Jimin Ren1, Manisha Shah2, Maram Museitif2, Lynne Roetzer2, A. Dean Sherry1,3, Craig R. Malloy1,4, Devasmita Choudhury2
1Advanced Imaging Research Center, University of Texas Southwestern Medical Center, Dallas, TX, United States; 2VA North Texas Health Care System; 3Department of Chemistry, University of Texas at Dallas, Richardson, TX; 4VA North Texas Health Care System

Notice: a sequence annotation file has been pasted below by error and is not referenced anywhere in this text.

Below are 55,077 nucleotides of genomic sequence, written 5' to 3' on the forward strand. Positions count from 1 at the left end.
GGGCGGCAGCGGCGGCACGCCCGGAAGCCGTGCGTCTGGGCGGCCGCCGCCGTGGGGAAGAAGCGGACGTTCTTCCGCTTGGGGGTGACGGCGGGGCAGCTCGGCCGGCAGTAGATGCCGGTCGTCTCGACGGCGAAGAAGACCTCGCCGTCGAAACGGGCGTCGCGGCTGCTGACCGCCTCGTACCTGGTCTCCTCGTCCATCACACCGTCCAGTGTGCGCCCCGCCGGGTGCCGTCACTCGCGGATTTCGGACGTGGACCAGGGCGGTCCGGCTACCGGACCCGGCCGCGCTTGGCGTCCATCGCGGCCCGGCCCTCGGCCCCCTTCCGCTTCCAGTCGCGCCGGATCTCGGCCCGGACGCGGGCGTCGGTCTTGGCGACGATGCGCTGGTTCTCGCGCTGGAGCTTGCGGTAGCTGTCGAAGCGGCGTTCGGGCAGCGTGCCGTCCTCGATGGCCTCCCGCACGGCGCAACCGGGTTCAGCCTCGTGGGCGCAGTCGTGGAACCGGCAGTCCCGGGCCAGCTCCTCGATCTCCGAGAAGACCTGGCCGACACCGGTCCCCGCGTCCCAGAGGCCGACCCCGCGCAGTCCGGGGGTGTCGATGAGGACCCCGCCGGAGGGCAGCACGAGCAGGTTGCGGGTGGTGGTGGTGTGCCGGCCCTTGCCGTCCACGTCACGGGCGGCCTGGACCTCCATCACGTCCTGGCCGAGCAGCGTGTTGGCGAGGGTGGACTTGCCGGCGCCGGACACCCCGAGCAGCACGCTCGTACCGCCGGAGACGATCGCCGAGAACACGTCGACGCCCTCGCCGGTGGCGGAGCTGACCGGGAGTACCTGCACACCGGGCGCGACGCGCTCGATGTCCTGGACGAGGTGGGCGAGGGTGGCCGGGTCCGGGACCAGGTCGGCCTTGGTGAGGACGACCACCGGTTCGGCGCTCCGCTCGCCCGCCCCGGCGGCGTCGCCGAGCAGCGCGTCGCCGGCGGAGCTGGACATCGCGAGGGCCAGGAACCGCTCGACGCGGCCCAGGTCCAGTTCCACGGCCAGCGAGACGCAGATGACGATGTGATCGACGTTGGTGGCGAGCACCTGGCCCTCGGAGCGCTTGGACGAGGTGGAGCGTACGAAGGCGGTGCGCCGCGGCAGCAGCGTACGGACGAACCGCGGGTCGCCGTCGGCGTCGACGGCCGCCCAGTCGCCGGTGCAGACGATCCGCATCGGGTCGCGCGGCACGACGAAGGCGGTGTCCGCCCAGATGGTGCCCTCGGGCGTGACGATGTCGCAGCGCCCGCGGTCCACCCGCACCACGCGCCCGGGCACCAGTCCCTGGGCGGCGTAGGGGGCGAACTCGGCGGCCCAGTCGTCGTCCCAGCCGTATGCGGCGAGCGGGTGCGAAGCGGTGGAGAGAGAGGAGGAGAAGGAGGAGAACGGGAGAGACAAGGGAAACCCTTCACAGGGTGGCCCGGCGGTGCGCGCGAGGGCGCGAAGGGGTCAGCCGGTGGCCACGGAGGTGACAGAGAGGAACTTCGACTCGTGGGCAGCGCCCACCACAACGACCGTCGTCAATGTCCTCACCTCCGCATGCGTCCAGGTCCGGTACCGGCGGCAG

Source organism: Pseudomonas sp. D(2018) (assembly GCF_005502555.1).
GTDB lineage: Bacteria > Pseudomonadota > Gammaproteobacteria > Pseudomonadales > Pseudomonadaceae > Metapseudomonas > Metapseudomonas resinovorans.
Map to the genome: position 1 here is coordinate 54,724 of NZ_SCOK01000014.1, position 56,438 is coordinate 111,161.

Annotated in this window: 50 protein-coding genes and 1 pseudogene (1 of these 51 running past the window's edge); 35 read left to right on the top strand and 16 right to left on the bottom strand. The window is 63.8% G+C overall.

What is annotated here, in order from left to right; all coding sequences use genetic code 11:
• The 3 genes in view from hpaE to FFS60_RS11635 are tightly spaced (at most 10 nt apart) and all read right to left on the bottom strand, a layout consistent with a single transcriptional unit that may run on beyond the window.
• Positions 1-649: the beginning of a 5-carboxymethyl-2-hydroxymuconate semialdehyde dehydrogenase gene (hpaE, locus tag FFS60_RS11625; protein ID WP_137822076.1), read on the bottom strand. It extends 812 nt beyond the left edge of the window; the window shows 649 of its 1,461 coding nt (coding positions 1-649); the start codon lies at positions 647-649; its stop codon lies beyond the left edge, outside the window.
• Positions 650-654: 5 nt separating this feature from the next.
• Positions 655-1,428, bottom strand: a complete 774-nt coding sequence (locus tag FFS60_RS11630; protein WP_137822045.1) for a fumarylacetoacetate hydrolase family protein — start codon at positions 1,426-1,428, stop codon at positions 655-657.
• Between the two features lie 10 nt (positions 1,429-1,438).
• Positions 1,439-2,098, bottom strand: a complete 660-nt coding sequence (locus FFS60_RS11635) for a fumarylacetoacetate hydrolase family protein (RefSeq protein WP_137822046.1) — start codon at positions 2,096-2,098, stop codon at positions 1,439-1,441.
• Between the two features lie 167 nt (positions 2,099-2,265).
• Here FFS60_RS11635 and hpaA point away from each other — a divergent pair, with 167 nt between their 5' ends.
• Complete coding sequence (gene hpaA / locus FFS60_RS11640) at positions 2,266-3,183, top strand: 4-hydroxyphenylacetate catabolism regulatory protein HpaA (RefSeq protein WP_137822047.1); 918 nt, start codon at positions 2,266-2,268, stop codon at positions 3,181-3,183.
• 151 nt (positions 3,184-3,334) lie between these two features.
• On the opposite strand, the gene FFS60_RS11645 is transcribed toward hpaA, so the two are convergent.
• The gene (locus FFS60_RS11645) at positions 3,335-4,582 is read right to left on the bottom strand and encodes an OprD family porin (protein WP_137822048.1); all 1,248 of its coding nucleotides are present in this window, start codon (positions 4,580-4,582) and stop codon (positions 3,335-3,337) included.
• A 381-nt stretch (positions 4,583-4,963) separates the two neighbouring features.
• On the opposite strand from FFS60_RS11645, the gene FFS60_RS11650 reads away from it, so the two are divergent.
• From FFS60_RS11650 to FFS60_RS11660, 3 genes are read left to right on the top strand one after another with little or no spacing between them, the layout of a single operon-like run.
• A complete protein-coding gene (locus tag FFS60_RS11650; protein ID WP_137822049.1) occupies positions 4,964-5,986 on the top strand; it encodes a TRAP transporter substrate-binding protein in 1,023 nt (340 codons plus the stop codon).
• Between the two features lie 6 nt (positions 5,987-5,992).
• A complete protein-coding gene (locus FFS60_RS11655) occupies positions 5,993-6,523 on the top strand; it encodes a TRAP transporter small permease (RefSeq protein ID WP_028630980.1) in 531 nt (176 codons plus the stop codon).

Chronic kidney disease (CKD) and type 2 diabetes (T2D) are both highly prevalent and complex disorders. While T2D may cause CKD; CKD also independently causes insulin resistance. Increased intramyocellular lipids (IMCL) have been associated with insulin resistance and diabetes but the role of the compartmental distribution of lipids in normal physiology and disease is still debated. This study was designed to test the hypothesis that patients with T2D and CKD have higher levels of IMCL compared to patients with CKD but without overt T2D. Surprisingly, the results showed that IMCL was not significantly different in diabetic vs. nondiabetic CKD patients.